Most of us in long-term recovery know the Steps so well that we could easily rattle them off from memory, wrapping up our recitation with the familiar “and to practice these principles in all our affairs.” But what are “these principles?”
Exactly what principles are the Steps calling us to practice?
Which principles do we practice when working a particular Step?
Faced with any number of situations in our daily lives, how readily do we discern the principles involved, and how well then do we live them out?
In AA, practicing “these principles” is the fulfillment of the 12 Steps. It is the program’s prescription for the good life, a life of spiritual growth and emotional sobriety that we share with our fellows, helping to bring healing to the alcoholic and to others who suffer in our midst.
Yet, though crucial to recovery, many of us are not really sure what these principles are, and their connection to the Steps remains a gray area, in AA and probably in other fellowships as well. This uncertainty spills over into another and related gray area: the relationship between the spiritual, the moral, and the emotional in recovery, and how these are tied to character growth.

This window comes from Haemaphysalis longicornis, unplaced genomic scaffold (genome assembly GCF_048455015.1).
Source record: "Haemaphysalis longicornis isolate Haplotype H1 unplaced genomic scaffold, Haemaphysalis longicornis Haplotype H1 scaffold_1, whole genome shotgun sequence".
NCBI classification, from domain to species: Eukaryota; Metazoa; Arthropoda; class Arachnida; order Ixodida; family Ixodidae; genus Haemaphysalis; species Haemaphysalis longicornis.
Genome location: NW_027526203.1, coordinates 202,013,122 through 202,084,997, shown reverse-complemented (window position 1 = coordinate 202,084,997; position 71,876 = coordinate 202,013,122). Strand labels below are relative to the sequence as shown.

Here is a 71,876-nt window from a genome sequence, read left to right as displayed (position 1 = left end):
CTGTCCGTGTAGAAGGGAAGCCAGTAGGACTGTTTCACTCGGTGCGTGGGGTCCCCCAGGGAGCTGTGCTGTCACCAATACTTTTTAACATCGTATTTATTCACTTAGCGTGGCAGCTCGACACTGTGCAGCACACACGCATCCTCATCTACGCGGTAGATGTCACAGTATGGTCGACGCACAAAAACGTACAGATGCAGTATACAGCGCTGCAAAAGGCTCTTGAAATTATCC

Because these links too are unclear, emotional sobriety remains a distant and elusive goal for many of us long after we have stopped drinking. We may be sober (or clean, or otherwise abstinent), but our lives are at best manageable and tolerable—sometimes not even that.
Practice These Principles brings clarity to the relationship between Steps and principles, offering a comprehensive understanding of what these principles are and how we can practice them in our daily affairs. Its purpose is to help us work the Steps in all their fullness so that we can grow in character, achieve spiritual and emotional healing, and see the Promises fulfilled at last in a life that is “happy, joyous, and free.”
– From the Back Cover